Ada Weekly News (Newspaper) - November 22, 1934, Ada, Oklahoma THE AD A WEEKLY NEWS ADA, OKLAHOMA,.THURSDAY, NOVEMBER 22, 1934 IO 40 DEGREES HERE LAST NIGHT Snow Reported in Several Places In Northern Part Of State MWS CAUSE DAMAGE Property Damage Reported Heavy In Southern States; One Dead Newsboy Is Hurt FLEETBORN OIL By Rope On Truck PQ. SELLS LEASE hit a here wind dee re new last d rove elo><» rain* The thermometer low for the season nit.'lit .is a cold north the mercury to 4 *» in id nig lit. The cold wind followed on the heels of the heaviest fall here in some time, part of a genera! drenching covering a large port ion of the soul It went. The high wind failed to dry the street^ last night as Intermittent showers continued to JVI here, hut the decidedly cold blast gave Ada citizens a taste of what may he on the way. Weather forecast for today and tomorrow indicat ed that the temperature w o n I d gradually rise and freezing weather is expected to miss this section of tin* state for the present, at least. (IU T1m- AxMrialrt A norther whipped a cold wave followed by snow into Oklahoma hist night. Tem jointures wert* sent tumbling to the I owes I levels of the season in the wake of statewide rains. Rain turned to snow at Enid. and Blackwell about K p. rn., and tile snow later became sleet. Ponca City also repotted snow lulling and Oklahoma City got its first flakes around 9 p. in. The rainfall was heavier in the eastern half of the stat** yesterday, with the western portions reporting lower temperatures. The mercury was expected to reach from 24 to ill! degrees. Unknown Boy Reported Badly Bruised In Accident Last Night (FrtM Urdnrhilio'N flatly) An unidentified newsboy was badly bruised but believed not seriously Injured late Wednesday afternoon when he was ac-1 cidentaily caught in a rope tied i to the back of a truck and dragged for some distance. According to reports received at t!»*' sheriff’s off ic*- last night. a truck turned the corner of Main street and Stockton avenue and a rope attached to the rear of the sideboards swung out, entangling the boy as he stood waiting for the truck to pass. The boy was dragged several feet before the driver was aware of the accident. The newsboy was said to have been taken to a nearby slot*' where it was discovered that no bones were broken and that his injuries, although painful, were not serious. The truck was to the Ada Fruit Southwest Quarter of 25-2-6 Involved in Deal Just Announced TRUCK DRIVER FUMES MMU MIMES ££hoo^usfromroad Ig” Some Injuries May Prove Serious, Chickasha Hospital Authorities Report Marland s Relief TRUCK DRIVER FLEES said to belong company. Bill Nolen Suffers Dangerous Knife Wound, Henry Mardis Shot Daiiuig* NEW OR Ll —One person least and a mis I lo* t hat stat* TI Toll Heavy ANS. Nov. 21    <-T) was drowned, at five others were injured property damage of thoused’ dollars was caused by blustery general rainstorms drenched portions of live s today. «• body of George W. Green. sr, year old negro preacher, was found in th** waterfilled \ivine near Campi, La. At Memphis approximately ll inches of rain had been gauged f rom ll p. iii. Tuesday until about 3 p. rn. Wednesday. Scores of families were marooned in the low sections. Roofs were blown off, chimneys collapsed, trees were uprooted and windows were smashed. MORE WELLS ADDED EAST TEXAS FIELD KILGORE, lex.. Nov. 21. P» Sixty-one wells were completed in lite East Texas oil field during tile week ending Nov. IS, according to records of the engineering department o: the state railroad commission. Th** new wells increased the total number in th** field from 13,0 4 3 to 15.110. The completions increased the allowable daily production by t,-55a barrels; from 4ie.r.\7 to 412.142 barrels. The hourly potential was Increased *;0.♦»*»»* barrels. from 11,215.514 barrels to 11.276,174. Of tile completions. 15 were marginal wells, bringing wells iti that classification lo a total of 2.110. 11 'ram \\ »• a ii «■*.*• h >    I mil* i On** man was seriously injured by a knife wound in an affray on East Main street and on West Fourteenth another man was painfully hut not dangerously hurt when struck by a charge of ‘squirrel shot.' Both incidents occurred early Tuesday night. Bill Nolen, employed at the Sweatt Cleaning Works, is at the Sugg clinic where he was taken after receiving several knife wounds, one of them serious. Several of the wounds are on th** shoulders and artus, but one penetrated the left side, nicking th** lung cover. Nolan lost much blood and a transfusion was given him after th** wounds had been treated. Because of his condition Nolan was not allowed to talk Tuesday night or early today. Ile was to talk with county authorities till-afternoon. The altercation occurred In the rear part of th** building occupied bv Swea I Is establishment. John Montgomery, who w a s working temporarily for Sweatt. readily admitted to officers ‘hat he was the other party in the t rouble. Just what led to the scurfle-has not been fully revealeI but Montgomery indicated that self-defense would be his explanation of resorting to im** of til** knife. Virgil Mardis was arrested after a brother. Henry Mardis. was the recipient of a load of No. 4 shot. No. steps had been taken today toward filing of charges, although the latter was able to leave the hospital this morning. The shooting is reported to have occurred at the home of Virgil Mardts. Tile she? were scattered over Henry Mardis’ back and neck, penetrating only a short distance. He was taken to the Breco hospital where most of th** shot were removed and the wounds dressed. HS NOT ODEN NEBE Kemp and Crabtree Complete Second Shallow Producer In Allen Area I From U rdnentls* >’n tinily I I The Fleet horn Oil corporation j offices in Ada late Tuesday con- I firmed reports that the lease j held by that company on the; southwest quarter of section 2a-2-6 had been sold. The name of the Phillips Pe-j t relearn corporation was given as th** buyer in the latest of .several major sales of holdings in th** Fills field. The amount of cash involved iii the »leal was not announced. The lease involves 160 acres of land on which no wells have yet 1 been started, but the new owners I are reported preparing to moire in i at once and tit ill th** No. I Philip | Norris, exact location of which1 has not been announced. Tit** Fleetborn company retains t part of its holdings in th** Fitts | field and other parts of tit** Flanks graben. Two new locations announced j for t is** Fins field in southeast Pontotoc county are Deep Rock s No. 2 Dawes Harden in southeast . or southeast of northeast and Deep Rock No. 3 Dawes Harden in northeast of southeast of north east of 30-2-7. Deep Rock recently complete the No. I Dawes Harden as a big producer in the bromide sand. Few reports came from iii** Fitts field today because several inches of rain in the past five davs have slowed operations and made difficult travel in the weal. J. F. Croahie No. I A I). Harden in 30-2-7. this morning was at 3.270 feet. Moore and others No. i Smith in 31-2-7, has drilled plug but lins not resumed drilling lie-low. F. \V. Kemp and Ernest Crabtree reported completion of a 60-barrel well, th** No. I McFlroy. in Section 22-5-8. Allen field. The new well was *1 rilled to 850 leet into the Allen sand. It is their second producer, being an offset to their No. I Whiteley in the same section. In the I Ie hee field tin* Sinclair-Prairie Oil company is about ready to start drilling in the south east corner of northwest quarter of 21-5-5, the No. I Clemmie Starritt. Officers of Other Counties on; Gets 4.39 Inches From Thurs-Watch to Capture Man    day    Until    4    P.    M.    Tues- Blamed For Wreck    day,    Gauge    Shows I Ada has shared generously in CHICKASHA, Nov. 21. -LF) - the distribution of rains over the Sixteen school children were in- state this week, a glance over jilted severely today when a ti,e records of the custodian of school hits plunged into a bridge, the government rain gauge, Dr. after Ileitis crowded off the road j,* A MacMillan, reveals. by a “bit: blue truck and trailer    since November 15 the    rain-1 half a mile south of Ninnekah , faJ1 in A(la has totaled 4.39 in-1 Phillips in Accord With Efforts And Giving Active Support to Program NUN) SUBJECTS EXAMINED Roddie to Investigate Question Of Old Age Pension For State Choice For S^pte Chief Called to Washington ' Prisoners Make Break For Freedom During Heavy Rain Roberts,' this morning. The bus driver, Aseo 20, and three of th*-* children* j were in critical condition in Chickasha hospitals. Officers of the surrounding territory were notified and were on ' the alert for th** truck which was headed south toward Law-j ton and Duncan. List Of Injured Roberts, described as a “most careful driver" was unconscious with severe head injuries and possible internal injuries. The children most dangerously hurt were: Carol Simonds, both legs broken just below the hips. Ruth Falls, fractured hip. Gerald Gilbreath, fractured bin. The other injured, ranging in age from kindergarten beginner* to high school students, were: Dorothy Williams, cuts and bruises. Leona Hildreth and head cuts. Sam rn ie St eel man, won nds. Mahota Taylor, bruises. Clara Belle McClellan, hack injuries. Gazelle Winn, head injuries. Marcella Coldiron, shoulder and back injuries, and shock. J. J. Gilbreath, severe internal injuries. L. F. Staggs, a girl, severe cuts about the head and arms. , Lester McCracken and his three brothers. Calvin. Jimmy and Ward. cuts and bruises. « Pugh Simons, IT. cuts and bruises. Labota Burlison, 16, bruises and shock. Superintendent Hanna of the cites and that does not include any that lias fallen since 4 o'clock Tuesday afternoon. Rains of today have added considerably to the record for th** city, and another reading will be made at 4 o’clock this afternoon to ascertain how much has fallen in th** 2 1 hours preceding that time. Heaviest rainfall of the past five days came Monday, when the city was drenched by a downpour for much of the morning. More rain fell intermittently Tuesday and Tuesday night. Wednesday morning dawned foggy, with low hanging clouds, and not long after daybreak gentle rain began to fall increas ing at times during tile day. OKLAHOMA CITY, Nov. 20.— —Oklahoma’s legislative ma-! chinery is to be overhauled to I speed Governor-elect F. W. Marland’s “new deal" into being. Phillips, following a conference with Marland, announced today steps to revamp the house to expedite security, relief and reform legislation. Phillips* seven new' committees would he created with Marland s approval. Phillips turned his attention to selection of tile committee memberships but said it would be several days probably before he would be able to announce the personnel. Meanwhile, Marland at his Ponca City “capitol,” concentrated on plans: To reorganize th** federal relief administration in Oklahoma under John Eddleman, his assist-a * ant campaign manager. To abolish auto tag agents and save motorists a 50-cent fee on PONCA CITY, Nov. 21.—(.P>— John Eddleman, Governor - elect E. W. Marland’s choice for state j relief administrator, was summoned to Washington today for conferences Monday with Harry L. Hopkins, federal relief chief. The summons, wired by Frank P. Douglas, a Marland adviser who was named a member of the textile labor conciliation hoard yesterday, was interpreted as signifying a change in th** state relief organization befur.* Marland’s inauguration in January. Carl Giles, the present administrator. in Washington on relief business, asid yesterday he had been “approached” with a ten- J dom from the Oklahoma peril tative offer of a position in the j federal relief setup. Meanwhile, state politicians saw in the developments an end j to the federal patronage drought j as a result of Marland’s close j liaison with the new ileal. EWD ABE WOUNDED Bill Anderson, Grady Mickle And Gordon Blood Are In Group McAlester, Okla., Nov. 19 — (AP) — Two convicts were shot and seriously wounded and three others were recaptured in a break for free- bruised hack severe scalp All of this, weather reports indicate, is preliminary to really cold weather due to arrive bere tonight or tomorrow. cuts aud El O. S. Massey Painfully Hurt When Car Skids and Collides With Truck O. S. Massey.    Ada business man. received one or two broken ribs and several painful bruises Monday afternoon when the car he was driving    crashed into a truck near McLoud, Okla. According to reports received here last night, Mr. Massey’s car , skidded and collided headon Chickasha hospital • said several | wtth the truck, smashing the of the children were suffering I front end of his car badly, from severe shock and that th**! p was not learned whether full extent of their injuries had tqe driver of the truck was in-not been    determined.    Ijured but Mr. Massey was alone Story    Of    Eye    Witnesses jjn pjs ear. raph ic Stolen Car Is Found Quickly Car Stolen Here Sunday Night Is Returned To Owner In Half Hour A graphic account of the dent was given bv Mr. and J. H. Dixon of Fort Worth, who were driving slowly acct - j Mrs. Tex., close rain. tiling also IT BITTERLI ASSAILED PITTSBURGH, Pa., Nov. 20. IJP» — Lu Cleo Koch, director of Commonwealth College, at Mena. Ark., claims thai I.#00,000 ten-ant-farmers in the cotton fields of the south are “held in virtual peon a ge." In a speech yesterday b members of the Hungry Cl ti , Koch assailed for alleged failure * the poverty of sha iii the collop fields. or; Pittsburg! new deal alleviate croppers" Driven planters. t o to desperation by the Kosh continued, 2.060 of the tenant farmers in Arkansas have formed a union to protest against continuance of the new deal cotton program. He said the tenant-farmers chief protest against the program is that “they have not shared In its benefits,” and because their conditions “have actually been made worse under the national administration's policies.” Knell also lob! of efforts be said are being made to prevent the share-croppers from organizing, and he described th** operations of the cooperative labor c*»llege he represents. ¥ Greatest returns for the amount invested — News Classified Ads. Farmers with tax exemption certificates issued under provisions of th** Bankhead cotton bill anil who have not enough cotton lo use up their certificates are being warned that Saturday. November 24. is the deadline for turning them into the national pool from which they will receive some cash return. If they do not turn them in. the certificates would he good next year only if the Bankhead cotton control program is continued, hut if it is done away with the certificates would he worthless. It is through such certificates that a cotton producer has been able to get some pay for “cotton he did not raise" or the amount of cotton between what lie did raise and what he was allocated under the control program. The sheriff’s Torce did quick work here Sunday night in recovering a stolen automobile, returning the missing property to its owner in less than thirty minutes after the theft was reported. A Buick sedan belonging to Mr. Brie** of the Ada Lumber company was taken from its parking place in front of the First Christian church while its owner was attending services in side. As soon as he discovered that his Car was gone, Mr. Brice reported it to the sheriff’s office. Two squads of officers were immediately dispa tolled and in a few minutes had located the car in the southwest part of the city. The thieves apparently had abandoned the car when the officers pressed too closely upon their trail. No arrests were made. A. AND AA. LIVESTOCK behind the bus in a misting “It was the most terrible I ever saw," said Dixon. The truck, Dixon said, forced his car to the edge of th® paving. As Dixon related the scene,! the truck driver was speeding southward down the middle of J the highway. The lots driver, forced to pull off Die paving to avoid being hit. skidded in the mud and crashed into the concrete bridge. • The new school bus splintered and children were tossed “all over the road,” Dixon said. Immediately Dixon's wife got I out and <1 id what she could for the children while he raced to a telephone and notified the Chickasha hospital. ! Then the Dixons remained on ; the scene, caring for the fright-_ jelled and bleeding children, and halting all passing cars to rush the children to the hospital. All of the children lived in the Agawan community. B. F. Jolly, superintendent of the Ninnekah school, said the Dixons had done “wonderful work." Roberts, Jolly said, was regarded as one of th widest and most careful drivers in the system. About 30 children were aboard the bus. Several were given tirst \ aid an*! a few escaped injury. He was given emergency treatment at Shawnee and w a s brought to the Sugg clinic here last night, where it was reported! that his injuries were not believed to he dangerous Oil Field Worker Is Holdup Victim D. W. Bryant Is Held Up And Robbed of $2 2.85 by Two Armed Men field work-have been early Mon-armed men Pittstown is beginning to take on more of the aspects of a typical oil boom town, as holdup men are making their appearance on the scene. D. W. Bryant, oil er. was reported to held tip and robbed day morning by two as he was on his way to work. According to reports received by the sheriff’s office here, Bryant slowed his car for a had place in the road when the two men jumped out and forced him to surrender his money. The robbers netted $22.85, it was reported. The men escaped in a car parked near the scene of the holdup and up to late last night no clues had found which might lead to arrest. each new license. I To advance his program through volunteer committees of investigation and study, j Phillips disclosed that the seven new committees being I formed will deal with state and i federal relief. which will include subsistence homesteads, ' erosion, reclamation. drainage, and unemployment insurance: public welfare, which will study eleemosynary and penal institutions, charities and corrections: departmental regulations, fees and salaries, motor transportation, old age pensions and auditing of legislative expenditures. Creation of the auditing committee “to see how the law-making body spends its appropriations’* marked a new step in attempting to check individual extravagances. such as the common practice of wholesale purchasing of stamps. Would Abolish Tag, Agents Marland yesterday conferred with several members of the house and after the conference made a statement declaring for the abolishment of the auto tag agents with their fee and the putting of the work under som*» county official. He said he also found the legislators much in sympathy with a plan to abate tax penalties for taxes due in 1932 or prior to that time not only upon real property but upon personal property as well. His endorsement of Eddleman. who was assistant campaign director, came following word from Washington that Frank P. Douglass who had been looked upon as heir apparent to the job now held by Carl Giles was being con-'; sidered to head the textile division of the new steel and labor , conciliation board to be named soon by President Roosevelt. Marland also announced the appointment of a committee to make a survey of all state institutions and recommend institutional legislation. Heavy Decrease Over Last Year; Oklahoma at Lowest Mark on Record IU*mmI, s e r vi n g 27 a robbery in the same WASHINGTON, Nov. 21.—LP* Cotton of this year’s crop ginned prior to November 14 was reported today by the census bureau to have totaled 8,632.991 running bales, exclusive of linters, counting 163.400 round bales as half bales and including 9,-021 bales of American-Egyptian. Last year to that date ginnings totaled 11.24S.200 running hales including 4 7 6.587 round bales and 3.912 bales of American-Egyptian .and two years ago ginning totaled 10,533,584 running bales, including 4 7 4,422 round bales and 5,073 bales of American-Egyptian. The indicated crop this year bas been by the department of agriculture as being 9.634,000 bales of SOO pound gross weight each. Ginnings to November 14 by-states and comparative figures for a year ago in parenthesis follow: Alabama. 940,133, (912,3471; Arizona, 69.257, (4 4,182); Arkansas, 796.077, (895.643); California. 21 6.367. ( 97.51 4 ); Florida, 23,833,    (23.753); Georgia, 905,942, (1.043,066); Louisiana. 465,120.    (458.968); Mississippi, 1.083,358, (1.074,151); Missouri. 198,264,    ( 174.234); New Mexi co, 71.84 5, ( 62.353); North Car-1 Olina, 504,339. ( 624,484); Okla-j boma. 263,490,    (1.037,131): South Carolina, 593,822, (679,-305); Tennessee, 358.168, (346.-' 955); Texas. 2.141,520, (3,734,-1 670);’Virginia, 25,476, (30,139 );! all other states. 12.000, (8,744) I i*o uh, serving Hughes county 30 rob- tentiary during a heavy rain here at 7:15 o clock tonight. The wounded were: Bill Anderson, sentenced to 7 years for burglary from Pontotoc county. Melvin Gatlin, sentenced to life for robbery from Coman-;che county. The others were: I Grally Mickle, serving 99 years for a Pontotoc county robbery ; Gordon years for county; < ’larence years for a bery. Prison authorities said that wall guards fired into the group of convicts as they ran toward the wall carrying an improvised ladder made from portions of steel bunks. Warden Sam Brown said the wounded convicts received charges of buckshot in the arms and legs. “I do not ithink the hullers struck any vital spots." he said. The warden said that guards Hood and Cox called to GatPa and Anderson as they raced across the prison deadline close to the wails and fired when they failed to halt. The other three dropped their improvised ladders and fell hack into the center of the prison yard where they were taken without trouble. Mickle recently stabbed Paul Evans, another convict when the latter was being “dressed out” for parole. Evans had received the parole for giving information to the prison authorities that led to the recovery of weapons secreted In the penitentiary. It was the fourth break attempted by Gatlin. On two previous occasions he escaped with his brother. Luther Gatlin and on another he fled alone. Luther, also under a long sentence for robbery, now is a fugitive after escaping last August 9 from prison. Seven guards were suspended after his escape. Linscheid Talks To Schoolmasters The Schoolmasters club of Pontotoc county met Tuesday night at Vanoss with excellent attendance and an interesting program, vanoss high school numbers for The committee composed of si | furnislieri musical Oklahomans, follows:    |    the    program. j Dr. A. Linscheid spoke been their Young Woman Injured When Struck by Car Miss Vera Payne was injured late Saturday evening on West Main street when sit** was knocked down and run over by an automobile which sped awav from tile scene immediately after the accident. Miss Payne was taken to th** \du hospital by ambulance. There sh** was found to have suffered a fracture of tile right thigh, md several minor injuries. The young woman was walking iii toward the city when the ne ;i-ident occurred. LOS ANGELES. Calif., Nov. 20. .Pi- Oklahoma A. and M. college swept about everything in sight here except the grand championship at lite ninth annual great western livestock show. The grand championship went to “Tuxedo Bill” of tile Baldwin Ranch at Pleasanton, Calif., but the Oklahoma school captured the following blue ribbons; “Ivan Page,” Aberdeen Angus calf, reserve grand championship. Democrats Have Negro Problem On Their Hands WASH INGTON, Nov. 19 .—(.Pl Capitol employes are wondering what some southern democratic representatives will do in the next house, now til at a negro democrat—Arthur W. Mitchell of Illinois—lias been elected. Mitchell succeeds republican Ascar dePriest. congress’s first negro. G. O. P. Speaker Eon aworth greeted him with a handshake when he first was elected, but some democrats from tile south ii: A young mer named brought to Two firsts with herefords, four refused to speak to dePriest or with Aberdeen?Angus, three with to eat in tile house restaurant shorthorns. Tile Oklahoma A. and M. ani mals were in charge of Prof. \Y L. Blizzard and Arthur Mac Ar-1 democratic cloak room, thur. Brofessor Blizzard was one s closed to republicans. because be ate there. They went to the senate cafe at th** other end of the capitol or ate in th** which is I of the judges for lambs, hogs and carlot entries. —* OKLAHOMA CITY. Nov. 21 — CP -Extradition of Clyde Harrison from Tulsa to Jackson county, Missouri, to face forger'* charges was ordered today Governor Murray. Mitchell, being a democrat, naturally will have to sit on the , democratic side of the chamber. (As a member of congress he is entitled to eat in the cloak room lie down on the big soft leather couches there, or use any of the other privileges of a congressman. Seminole county far Payne, about 35, was the Sugg clinic here for emergency treatment Saturday night after the wagon lie was driving was struck by an automobile. Payne’s injuries were said by hospial attendants not to be serious.There were no fractures although he sustained a number of bruises and minor cuts. He was said to have been driving his wagon and team along the cut-off road near his home between the McKeown bridge and Sasakwa, whei\ a car coming from the opposite direction struck his wagon head on Details of the accident were not learned blit unconfirmed reports stated that both of Payne’s mules were killed and his wagon demolished in the crash. The name of the driver of the automobile was not made known last night. *------- Greatest returns for the amount alveated — News Classified Ads. Mrs. john Leaven. Tulsa; Prof J. J. Rhyne, Oklahoma University; Prof. August of O. C. IV, Mrs. Ben Hirsehland, Mrs. George Calvert, Joe N. Hamilton, Mrs. Katherine Van Leuven, Charles France, Miss Edith Johnson, the RL Rev. J. A. Garvey, Mrs. Earl Foster, Miss Margaret S. Veasey, Lieut. Robert Houston, Mrs. George Waddy, Dr. Carl Puckett, all of Oklahoma City; Mrs. Forest Reese, Mrs. George Abbott,* Verle Teeter, all of Tulsa; Miss Tressa Burger. Blackwell; Mrs. j Tom (Tammie, Ponca City; Jefferson S. Ewing, Healdton; Judge G. Everett Murr. Kingfisher; George W. Wood, Helena; Mrs. A. C. Siekman, Bartlesville; Mrs.s Dillard H. Clark, Jr., Ponca City, and Mrs. Kale Galt Zaneis, of Stillwater. In addition Marland appointed R. M. Roddie. Oklahoma City, a former state senator, to head a committee to study old age pensions. MCALESTER, Nov. 20.—UP)— The condition of two convicts who attempted to escape from th** state prison lasd night and were shot down was describe*! today by Warden Sam Brown as not serious. Crison physicians plucked buckshot front flesh wounds of Melvin Gatlin, former Arizona bad man. and Bill Anderson, a convicted on the j burglar, and predicted their rapid of schools in regard to {recovery. on the falling income j Five    prisoners attempted to necessity for finding escape    over the walls during    a assure the driving    rainstorm by means of    a to ear-j crude ladder made of discarded j prison cots but were baited by to install a gunfire    from two wall guards. office of the I    ------------¥ county superintendent, a provis-; ion that will mean much to th** j convenience of the superintendent    in    conducting the affairs of I his office. A legislative committee con-; sifting of Ray Stegall, county! superintendent, Frank Spencer; of East Central an*! W. C. Greg- J ory of Stonewall was appointed: to cooperate with the Oklahoma * Education Association and the: state legislature in developing an effective program of school legislation. condition taxation, and the other means to schools of enough money ry on their work. The club voted telephone in the Proposes Jail For Nudists ITMN Unemployed V ets Asked To Report To NRS Offices Unemployed World war veterans who have registered with the National Re-employment office, especially those who have some trade classification, have been asked by those in charge i ii of I ST. LOUIS, Nov. proved agricultural Missouri. Illinois and Arkansas! were reported today by Joseph j boma R. Cosgrove, president of the sixth district federal intermediate credit bank of St. Louis. Mr. Cosgrove based bis opinion on the rapid repayment to report at once to t*be head- the short-term loans made to quarters office in room 214, farmers so they can finance Federal building.    crops. More than 90 per It has been announced that several contracts are to be let for the production of cotton in soon and veteran applications 1934 already have been paid, he j board with discharge papers or Veter- said, ans Bureau claim number which The local intermediate are active and properly certified J hank, he explained, has OKLAHOMA CITY. Nov. 17.— LF)—Life imprisonment for organ izers or members of nudist col onies in this state would be provided under a bill which Marvir Woolen, Seminole county representative. said he plans to intro-{ duce in the next legislature. ! “The idea seems to be prev.i-! lent in the United States for neo-! pie to organize nudists' colonies, " Wooten said. “Of course we have |a few criminal statutes prohibiting obscenity, still I favor a law, with a penalty of life imprison- 19. (.pi im-intent, for anybody to organize ar conditions in to become a member of a nudists’ colony within the state of Ok hi- REPORTED BETTER DOUGLASS NAMED Oklahoma Man Appointed Textile Labor Board to of tho loans made in the district J City today was of the textile WASHINGTON. Nov. 20.—LF) cent I Frank P. Douglass of Oklahoma named a member labor relations will be given preference. The office is open from rn. until 4 p. rn. 8 a. Douglass succeeds James A. credit j Mullenbach of Chicago who re-diseoun-    signed because of illness. Doubted    cotton    loans    totaling $3,-    lass previously has served on 170,074.    of    which    only $257,-    four railway-labor mediation SSO remains unpaid.    boards. ;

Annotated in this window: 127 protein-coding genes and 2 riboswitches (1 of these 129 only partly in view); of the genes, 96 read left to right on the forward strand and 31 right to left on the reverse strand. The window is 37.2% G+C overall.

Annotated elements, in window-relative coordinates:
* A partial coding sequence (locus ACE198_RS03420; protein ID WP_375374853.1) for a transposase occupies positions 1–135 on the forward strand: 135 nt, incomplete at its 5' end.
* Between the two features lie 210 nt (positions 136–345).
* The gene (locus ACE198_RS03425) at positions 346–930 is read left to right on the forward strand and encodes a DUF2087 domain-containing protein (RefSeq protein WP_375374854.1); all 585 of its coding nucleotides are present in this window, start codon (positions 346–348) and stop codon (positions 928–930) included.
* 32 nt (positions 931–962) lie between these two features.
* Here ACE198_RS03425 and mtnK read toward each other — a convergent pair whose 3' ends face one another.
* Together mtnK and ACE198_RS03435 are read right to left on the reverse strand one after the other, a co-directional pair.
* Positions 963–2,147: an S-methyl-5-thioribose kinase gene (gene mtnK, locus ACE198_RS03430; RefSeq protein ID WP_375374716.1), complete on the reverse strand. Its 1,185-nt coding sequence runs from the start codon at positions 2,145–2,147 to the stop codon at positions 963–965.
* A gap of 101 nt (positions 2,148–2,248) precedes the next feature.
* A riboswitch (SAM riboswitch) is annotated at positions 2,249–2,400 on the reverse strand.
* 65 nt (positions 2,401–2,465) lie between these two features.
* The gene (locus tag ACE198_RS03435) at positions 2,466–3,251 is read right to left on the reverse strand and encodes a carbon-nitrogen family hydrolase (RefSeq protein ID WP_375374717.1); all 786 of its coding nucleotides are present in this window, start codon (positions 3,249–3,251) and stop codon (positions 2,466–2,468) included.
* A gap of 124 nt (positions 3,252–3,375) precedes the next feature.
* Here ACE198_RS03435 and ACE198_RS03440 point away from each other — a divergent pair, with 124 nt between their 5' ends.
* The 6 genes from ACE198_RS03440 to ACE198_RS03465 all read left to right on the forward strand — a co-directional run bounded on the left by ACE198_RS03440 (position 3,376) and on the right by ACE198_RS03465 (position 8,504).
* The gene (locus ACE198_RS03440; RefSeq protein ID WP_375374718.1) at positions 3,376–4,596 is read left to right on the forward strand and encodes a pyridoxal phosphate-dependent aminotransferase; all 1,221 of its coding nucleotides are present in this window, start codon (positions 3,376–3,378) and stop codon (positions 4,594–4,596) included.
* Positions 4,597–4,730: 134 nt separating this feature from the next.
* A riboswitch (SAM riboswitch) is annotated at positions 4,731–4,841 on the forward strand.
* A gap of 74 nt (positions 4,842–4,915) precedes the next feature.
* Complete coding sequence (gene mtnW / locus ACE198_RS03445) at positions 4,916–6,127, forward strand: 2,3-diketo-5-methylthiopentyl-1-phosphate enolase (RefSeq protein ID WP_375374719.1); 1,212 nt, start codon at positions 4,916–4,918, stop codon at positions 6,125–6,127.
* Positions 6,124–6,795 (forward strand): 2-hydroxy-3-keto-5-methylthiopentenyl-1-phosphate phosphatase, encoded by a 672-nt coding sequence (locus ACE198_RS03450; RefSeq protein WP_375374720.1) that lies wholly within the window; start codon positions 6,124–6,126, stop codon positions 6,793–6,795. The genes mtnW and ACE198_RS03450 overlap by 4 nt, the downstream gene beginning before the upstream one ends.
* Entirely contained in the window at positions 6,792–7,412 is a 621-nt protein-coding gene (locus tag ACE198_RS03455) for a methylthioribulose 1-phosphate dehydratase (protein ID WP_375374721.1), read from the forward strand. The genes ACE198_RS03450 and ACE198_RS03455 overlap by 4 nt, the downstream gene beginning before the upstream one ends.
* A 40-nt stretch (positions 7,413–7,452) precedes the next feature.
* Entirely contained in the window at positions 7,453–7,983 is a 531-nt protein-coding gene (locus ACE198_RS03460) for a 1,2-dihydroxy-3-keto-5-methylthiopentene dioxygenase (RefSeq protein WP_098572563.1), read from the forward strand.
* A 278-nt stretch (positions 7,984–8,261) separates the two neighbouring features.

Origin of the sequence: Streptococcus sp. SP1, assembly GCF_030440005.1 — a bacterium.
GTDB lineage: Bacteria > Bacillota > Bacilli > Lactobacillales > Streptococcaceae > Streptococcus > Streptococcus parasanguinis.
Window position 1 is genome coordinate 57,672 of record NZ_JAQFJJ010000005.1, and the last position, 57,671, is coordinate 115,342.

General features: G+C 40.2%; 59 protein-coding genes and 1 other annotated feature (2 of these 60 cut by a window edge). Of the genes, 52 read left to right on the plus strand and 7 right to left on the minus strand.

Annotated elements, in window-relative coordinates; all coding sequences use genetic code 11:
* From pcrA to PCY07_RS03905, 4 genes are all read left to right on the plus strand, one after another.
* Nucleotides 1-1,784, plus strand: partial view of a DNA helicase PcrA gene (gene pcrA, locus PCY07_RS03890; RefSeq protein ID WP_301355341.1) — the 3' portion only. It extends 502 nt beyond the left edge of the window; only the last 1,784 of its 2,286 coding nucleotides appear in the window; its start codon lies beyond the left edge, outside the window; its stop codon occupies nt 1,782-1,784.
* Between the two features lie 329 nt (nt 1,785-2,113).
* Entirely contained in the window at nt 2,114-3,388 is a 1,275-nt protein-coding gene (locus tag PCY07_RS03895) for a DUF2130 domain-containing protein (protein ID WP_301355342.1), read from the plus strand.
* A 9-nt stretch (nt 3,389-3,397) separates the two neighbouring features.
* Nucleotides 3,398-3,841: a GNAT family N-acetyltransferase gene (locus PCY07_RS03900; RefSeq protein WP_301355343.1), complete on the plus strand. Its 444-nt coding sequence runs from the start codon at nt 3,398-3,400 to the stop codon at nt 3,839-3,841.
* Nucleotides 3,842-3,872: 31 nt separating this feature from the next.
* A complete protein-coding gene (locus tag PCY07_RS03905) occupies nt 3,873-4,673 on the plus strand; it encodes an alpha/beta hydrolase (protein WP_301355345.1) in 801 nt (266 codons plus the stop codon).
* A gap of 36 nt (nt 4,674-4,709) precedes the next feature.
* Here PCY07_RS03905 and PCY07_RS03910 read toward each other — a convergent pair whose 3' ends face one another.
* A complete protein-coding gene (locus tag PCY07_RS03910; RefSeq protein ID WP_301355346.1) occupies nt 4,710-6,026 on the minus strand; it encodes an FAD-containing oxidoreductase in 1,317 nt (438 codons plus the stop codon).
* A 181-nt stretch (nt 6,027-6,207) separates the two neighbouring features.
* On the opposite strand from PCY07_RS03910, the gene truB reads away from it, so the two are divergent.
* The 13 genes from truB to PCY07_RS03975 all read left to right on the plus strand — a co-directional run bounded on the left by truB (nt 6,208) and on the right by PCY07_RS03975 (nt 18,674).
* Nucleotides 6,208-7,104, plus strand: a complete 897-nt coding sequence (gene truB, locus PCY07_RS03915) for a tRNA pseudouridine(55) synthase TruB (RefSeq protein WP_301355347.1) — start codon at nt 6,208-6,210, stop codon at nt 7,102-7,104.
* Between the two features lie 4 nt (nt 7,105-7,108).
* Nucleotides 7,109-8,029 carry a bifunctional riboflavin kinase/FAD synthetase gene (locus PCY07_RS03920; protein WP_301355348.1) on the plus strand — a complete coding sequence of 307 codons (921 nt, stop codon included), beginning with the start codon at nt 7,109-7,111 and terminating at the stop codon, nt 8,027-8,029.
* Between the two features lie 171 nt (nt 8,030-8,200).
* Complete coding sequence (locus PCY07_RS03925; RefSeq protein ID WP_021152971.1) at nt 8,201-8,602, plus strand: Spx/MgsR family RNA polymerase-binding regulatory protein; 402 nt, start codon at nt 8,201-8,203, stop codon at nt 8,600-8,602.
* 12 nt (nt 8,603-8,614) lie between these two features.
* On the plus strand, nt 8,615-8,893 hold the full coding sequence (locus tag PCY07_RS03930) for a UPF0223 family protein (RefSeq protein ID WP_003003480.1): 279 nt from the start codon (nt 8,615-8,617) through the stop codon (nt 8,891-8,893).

RealCheck